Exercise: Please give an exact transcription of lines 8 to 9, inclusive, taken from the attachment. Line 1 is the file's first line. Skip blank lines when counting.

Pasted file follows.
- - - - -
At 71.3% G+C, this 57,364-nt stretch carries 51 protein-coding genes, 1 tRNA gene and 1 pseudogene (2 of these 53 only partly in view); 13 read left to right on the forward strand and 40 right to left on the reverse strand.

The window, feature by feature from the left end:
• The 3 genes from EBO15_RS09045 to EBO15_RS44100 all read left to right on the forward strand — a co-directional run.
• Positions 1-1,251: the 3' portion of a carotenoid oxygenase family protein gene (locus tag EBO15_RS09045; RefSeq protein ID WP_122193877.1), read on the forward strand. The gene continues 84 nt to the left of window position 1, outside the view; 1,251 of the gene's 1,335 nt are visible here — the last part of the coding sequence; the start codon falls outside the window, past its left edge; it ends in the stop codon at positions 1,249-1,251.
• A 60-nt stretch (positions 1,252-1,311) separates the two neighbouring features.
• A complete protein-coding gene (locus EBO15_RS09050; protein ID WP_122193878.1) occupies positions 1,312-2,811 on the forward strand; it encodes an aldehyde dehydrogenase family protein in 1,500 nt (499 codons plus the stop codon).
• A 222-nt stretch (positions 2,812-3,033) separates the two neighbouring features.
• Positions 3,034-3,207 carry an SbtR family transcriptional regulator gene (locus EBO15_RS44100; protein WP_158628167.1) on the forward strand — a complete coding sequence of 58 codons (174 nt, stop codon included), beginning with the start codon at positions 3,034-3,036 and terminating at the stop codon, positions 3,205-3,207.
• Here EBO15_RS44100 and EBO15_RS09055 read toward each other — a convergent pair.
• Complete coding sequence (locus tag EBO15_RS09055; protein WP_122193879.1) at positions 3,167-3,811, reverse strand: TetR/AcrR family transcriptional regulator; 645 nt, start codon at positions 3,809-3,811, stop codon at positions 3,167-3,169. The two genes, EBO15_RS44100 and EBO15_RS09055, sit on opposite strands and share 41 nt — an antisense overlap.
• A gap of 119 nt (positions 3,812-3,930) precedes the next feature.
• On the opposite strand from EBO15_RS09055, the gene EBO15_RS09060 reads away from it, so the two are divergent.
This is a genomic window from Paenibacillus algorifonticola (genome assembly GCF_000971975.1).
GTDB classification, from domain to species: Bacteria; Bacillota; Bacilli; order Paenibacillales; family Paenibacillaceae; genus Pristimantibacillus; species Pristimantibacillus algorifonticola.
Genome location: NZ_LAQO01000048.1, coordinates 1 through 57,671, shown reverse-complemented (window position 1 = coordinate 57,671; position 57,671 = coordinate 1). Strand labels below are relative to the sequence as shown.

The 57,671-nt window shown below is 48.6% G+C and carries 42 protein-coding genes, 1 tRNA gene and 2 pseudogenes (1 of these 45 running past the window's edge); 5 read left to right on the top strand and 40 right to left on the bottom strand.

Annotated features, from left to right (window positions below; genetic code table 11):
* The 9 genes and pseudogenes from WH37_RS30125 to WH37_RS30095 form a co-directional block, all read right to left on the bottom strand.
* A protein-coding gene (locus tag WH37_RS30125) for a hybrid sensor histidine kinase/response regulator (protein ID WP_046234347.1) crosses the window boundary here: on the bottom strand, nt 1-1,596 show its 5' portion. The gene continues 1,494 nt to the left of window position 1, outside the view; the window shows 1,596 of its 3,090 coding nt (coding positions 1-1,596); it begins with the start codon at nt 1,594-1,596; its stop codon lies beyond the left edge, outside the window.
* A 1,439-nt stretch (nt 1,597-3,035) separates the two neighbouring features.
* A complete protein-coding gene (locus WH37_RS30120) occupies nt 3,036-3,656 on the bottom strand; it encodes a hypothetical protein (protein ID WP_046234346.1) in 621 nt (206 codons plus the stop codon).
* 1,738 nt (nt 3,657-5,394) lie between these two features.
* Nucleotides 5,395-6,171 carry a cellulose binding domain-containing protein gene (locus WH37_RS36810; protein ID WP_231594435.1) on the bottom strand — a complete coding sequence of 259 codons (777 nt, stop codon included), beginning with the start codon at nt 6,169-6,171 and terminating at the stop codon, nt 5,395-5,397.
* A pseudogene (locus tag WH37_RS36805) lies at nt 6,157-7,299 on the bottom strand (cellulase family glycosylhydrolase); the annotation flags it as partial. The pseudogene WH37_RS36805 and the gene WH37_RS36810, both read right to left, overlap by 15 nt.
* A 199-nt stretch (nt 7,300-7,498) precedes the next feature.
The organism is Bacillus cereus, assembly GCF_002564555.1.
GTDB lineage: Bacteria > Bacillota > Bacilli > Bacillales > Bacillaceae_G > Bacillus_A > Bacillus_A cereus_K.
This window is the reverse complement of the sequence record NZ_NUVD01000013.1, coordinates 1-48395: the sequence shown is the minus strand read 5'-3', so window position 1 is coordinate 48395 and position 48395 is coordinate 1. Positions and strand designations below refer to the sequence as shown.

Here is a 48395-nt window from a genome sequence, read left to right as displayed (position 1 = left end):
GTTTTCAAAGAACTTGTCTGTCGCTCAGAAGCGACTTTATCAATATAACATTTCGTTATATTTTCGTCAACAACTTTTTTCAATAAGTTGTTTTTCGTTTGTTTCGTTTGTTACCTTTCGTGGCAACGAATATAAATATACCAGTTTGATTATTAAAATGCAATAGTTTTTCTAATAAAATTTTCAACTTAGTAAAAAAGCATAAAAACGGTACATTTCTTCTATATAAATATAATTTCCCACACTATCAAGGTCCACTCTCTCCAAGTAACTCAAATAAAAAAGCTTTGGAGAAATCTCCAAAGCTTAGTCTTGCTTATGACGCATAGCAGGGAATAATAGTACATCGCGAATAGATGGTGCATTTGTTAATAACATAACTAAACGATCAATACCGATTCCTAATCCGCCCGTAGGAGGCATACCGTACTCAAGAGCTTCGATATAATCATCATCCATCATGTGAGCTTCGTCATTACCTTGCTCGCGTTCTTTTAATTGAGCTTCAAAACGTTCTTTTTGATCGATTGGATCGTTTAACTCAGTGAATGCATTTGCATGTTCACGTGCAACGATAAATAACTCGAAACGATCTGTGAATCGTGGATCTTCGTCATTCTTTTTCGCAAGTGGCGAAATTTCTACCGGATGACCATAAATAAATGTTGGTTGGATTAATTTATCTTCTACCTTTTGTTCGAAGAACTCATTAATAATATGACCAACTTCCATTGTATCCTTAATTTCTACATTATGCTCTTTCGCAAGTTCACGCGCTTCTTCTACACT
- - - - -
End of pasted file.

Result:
• Positions 3,034-3,207 carry an SbtR family transcriptional regulator gene (locus EBO15_RS44100; protein WP_158628167.1) on the forward strand — a complete coding sequence of 58 codons (174 nt, stop codon included), beginning with the start codon at positions 3,034-3,036 and terminating at the stop codon, positions 3,205-3,207.
• Here EBO15_RS44100 and EBO15_RS09055 read toward each other — a convergent pair.